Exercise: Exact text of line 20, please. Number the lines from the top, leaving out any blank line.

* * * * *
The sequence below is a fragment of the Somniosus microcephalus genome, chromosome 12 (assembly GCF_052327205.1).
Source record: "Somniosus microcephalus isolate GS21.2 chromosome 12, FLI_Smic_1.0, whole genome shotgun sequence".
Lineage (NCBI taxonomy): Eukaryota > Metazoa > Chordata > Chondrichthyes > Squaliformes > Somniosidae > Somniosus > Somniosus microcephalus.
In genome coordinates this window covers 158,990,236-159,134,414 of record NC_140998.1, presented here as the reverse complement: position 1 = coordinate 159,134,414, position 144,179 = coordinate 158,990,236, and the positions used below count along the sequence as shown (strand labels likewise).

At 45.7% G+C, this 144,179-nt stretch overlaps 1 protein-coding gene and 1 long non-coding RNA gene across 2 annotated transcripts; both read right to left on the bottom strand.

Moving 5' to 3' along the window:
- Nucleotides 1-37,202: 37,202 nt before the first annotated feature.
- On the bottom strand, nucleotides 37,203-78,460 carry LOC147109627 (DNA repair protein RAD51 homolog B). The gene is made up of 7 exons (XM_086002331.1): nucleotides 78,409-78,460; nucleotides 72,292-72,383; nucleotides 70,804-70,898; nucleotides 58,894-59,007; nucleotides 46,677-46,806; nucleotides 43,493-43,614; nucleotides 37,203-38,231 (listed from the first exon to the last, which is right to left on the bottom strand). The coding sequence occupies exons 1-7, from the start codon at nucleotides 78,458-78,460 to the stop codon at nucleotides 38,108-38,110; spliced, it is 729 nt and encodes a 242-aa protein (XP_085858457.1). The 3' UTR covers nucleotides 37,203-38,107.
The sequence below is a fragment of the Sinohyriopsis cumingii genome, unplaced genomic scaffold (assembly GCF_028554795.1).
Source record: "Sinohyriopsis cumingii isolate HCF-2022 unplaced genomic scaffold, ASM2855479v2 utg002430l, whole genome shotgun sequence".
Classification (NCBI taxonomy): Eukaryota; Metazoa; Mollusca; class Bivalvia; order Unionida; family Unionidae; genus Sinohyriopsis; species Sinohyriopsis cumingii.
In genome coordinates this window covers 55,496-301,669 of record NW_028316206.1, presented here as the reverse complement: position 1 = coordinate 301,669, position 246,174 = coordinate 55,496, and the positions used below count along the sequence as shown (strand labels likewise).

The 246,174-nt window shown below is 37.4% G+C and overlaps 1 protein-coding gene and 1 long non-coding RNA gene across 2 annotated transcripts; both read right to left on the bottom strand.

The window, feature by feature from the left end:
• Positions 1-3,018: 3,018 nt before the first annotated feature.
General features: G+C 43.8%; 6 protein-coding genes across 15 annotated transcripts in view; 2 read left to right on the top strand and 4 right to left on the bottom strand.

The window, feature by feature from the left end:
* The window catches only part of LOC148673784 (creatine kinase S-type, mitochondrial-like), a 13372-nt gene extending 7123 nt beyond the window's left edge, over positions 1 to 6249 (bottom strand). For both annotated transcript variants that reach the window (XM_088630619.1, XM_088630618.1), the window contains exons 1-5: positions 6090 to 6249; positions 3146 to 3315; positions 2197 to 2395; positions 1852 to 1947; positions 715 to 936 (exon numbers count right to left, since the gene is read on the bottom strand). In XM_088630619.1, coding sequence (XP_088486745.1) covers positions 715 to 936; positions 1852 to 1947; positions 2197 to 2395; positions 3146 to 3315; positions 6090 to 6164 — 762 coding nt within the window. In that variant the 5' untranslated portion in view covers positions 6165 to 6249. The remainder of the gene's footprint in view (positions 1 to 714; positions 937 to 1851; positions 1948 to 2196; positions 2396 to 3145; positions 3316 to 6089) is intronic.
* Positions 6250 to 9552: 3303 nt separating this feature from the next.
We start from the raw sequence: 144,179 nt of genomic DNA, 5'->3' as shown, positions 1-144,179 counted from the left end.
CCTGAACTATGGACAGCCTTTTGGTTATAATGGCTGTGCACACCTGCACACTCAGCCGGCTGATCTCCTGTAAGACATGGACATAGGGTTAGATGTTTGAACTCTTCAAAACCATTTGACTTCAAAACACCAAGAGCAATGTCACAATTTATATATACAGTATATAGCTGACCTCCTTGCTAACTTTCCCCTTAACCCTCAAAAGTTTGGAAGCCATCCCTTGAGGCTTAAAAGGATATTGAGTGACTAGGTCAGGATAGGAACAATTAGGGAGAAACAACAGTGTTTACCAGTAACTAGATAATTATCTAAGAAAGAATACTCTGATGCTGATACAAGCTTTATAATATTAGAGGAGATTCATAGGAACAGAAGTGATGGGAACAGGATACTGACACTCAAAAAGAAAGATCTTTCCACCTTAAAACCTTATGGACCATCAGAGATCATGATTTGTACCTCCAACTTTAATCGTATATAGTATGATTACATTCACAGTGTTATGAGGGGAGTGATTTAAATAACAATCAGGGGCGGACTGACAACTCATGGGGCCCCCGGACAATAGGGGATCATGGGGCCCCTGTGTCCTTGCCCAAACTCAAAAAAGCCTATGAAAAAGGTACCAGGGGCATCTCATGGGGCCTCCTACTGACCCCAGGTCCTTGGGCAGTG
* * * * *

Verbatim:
We start from the raw sequence: 144,179 nt of genomic DNA, 5'->3' as shown, positions 1-144,179 counted from the left end.